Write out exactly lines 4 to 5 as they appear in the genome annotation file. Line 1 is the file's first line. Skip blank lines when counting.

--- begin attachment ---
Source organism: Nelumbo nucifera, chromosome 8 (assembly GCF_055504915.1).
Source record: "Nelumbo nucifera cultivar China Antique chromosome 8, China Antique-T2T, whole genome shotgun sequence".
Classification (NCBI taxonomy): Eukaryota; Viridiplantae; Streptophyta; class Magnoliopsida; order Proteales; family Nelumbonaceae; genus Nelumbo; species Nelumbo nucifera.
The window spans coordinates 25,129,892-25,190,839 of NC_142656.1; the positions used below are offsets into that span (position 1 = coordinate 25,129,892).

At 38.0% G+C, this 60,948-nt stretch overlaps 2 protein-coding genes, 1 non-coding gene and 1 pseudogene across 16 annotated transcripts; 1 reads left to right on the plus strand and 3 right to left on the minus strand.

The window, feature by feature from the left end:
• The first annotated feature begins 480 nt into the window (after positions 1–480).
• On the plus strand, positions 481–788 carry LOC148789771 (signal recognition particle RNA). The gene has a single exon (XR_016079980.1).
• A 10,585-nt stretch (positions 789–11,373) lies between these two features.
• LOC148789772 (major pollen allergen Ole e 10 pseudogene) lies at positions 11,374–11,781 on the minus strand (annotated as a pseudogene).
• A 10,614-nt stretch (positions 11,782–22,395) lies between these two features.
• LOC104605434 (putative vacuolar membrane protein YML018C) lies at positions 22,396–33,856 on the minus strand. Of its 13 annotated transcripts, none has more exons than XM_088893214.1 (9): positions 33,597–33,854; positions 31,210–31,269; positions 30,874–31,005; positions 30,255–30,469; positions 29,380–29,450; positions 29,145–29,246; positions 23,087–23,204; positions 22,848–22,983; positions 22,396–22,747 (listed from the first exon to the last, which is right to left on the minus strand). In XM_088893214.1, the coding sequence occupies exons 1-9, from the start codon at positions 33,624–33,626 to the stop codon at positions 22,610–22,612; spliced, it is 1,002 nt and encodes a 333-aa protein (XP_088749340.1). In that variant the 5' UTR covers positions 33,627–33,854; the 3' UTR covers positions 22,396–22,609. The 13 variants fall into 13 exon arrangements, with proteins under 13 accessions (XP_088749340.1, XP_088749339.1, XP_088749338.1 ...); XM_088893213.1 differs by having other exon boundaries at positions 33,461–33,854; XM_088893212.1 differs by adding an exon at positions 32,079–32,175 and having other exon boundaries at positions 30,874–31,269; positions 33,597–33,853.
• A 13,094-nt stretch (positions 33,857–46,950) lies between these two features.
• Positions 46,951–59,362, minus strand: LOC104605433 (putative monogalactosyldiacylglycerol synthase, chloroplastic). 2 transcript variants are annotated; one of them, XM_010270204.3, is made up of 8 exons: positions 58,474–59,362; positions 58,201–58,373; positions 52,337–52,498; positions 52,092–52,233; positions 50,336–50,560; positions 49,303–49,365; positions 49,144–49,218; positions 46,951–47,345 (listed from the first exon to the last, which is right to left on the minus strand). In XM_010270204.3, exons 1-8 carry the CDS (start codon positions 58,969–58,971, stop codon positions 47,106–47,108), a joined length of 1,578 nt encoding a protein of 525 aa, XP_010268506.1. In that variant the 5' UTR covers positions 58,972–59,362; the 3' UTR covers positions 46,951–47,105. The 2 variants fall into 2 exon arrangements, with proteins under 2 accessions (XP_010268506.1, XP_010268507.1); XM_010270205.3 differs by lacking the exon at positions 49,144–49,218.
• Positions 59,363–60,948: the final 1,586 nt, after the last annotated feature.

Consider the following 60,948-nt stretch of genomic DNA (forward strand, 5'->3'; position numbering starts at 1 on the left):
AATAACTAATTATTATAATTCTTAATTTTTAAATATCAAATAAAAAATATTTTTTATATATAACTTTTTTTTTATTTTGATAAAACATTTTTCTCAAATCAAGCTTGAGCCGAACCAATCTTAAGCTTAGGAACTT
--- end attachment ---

The window spans coordinates 25,129,892-25,190,839 of NC_142656.1; the positions used below are offsets into that span (position 1 = coordinate 25,129,892).

At 38.0% G+C, this 60,948-nt stretch overlaps 2 protein-coding genes, 1 non-coding gene and 1 pseudogene across 16 annotated transcripts; 1 reads left to right on the plus strand and 3 right to left on the minus strand.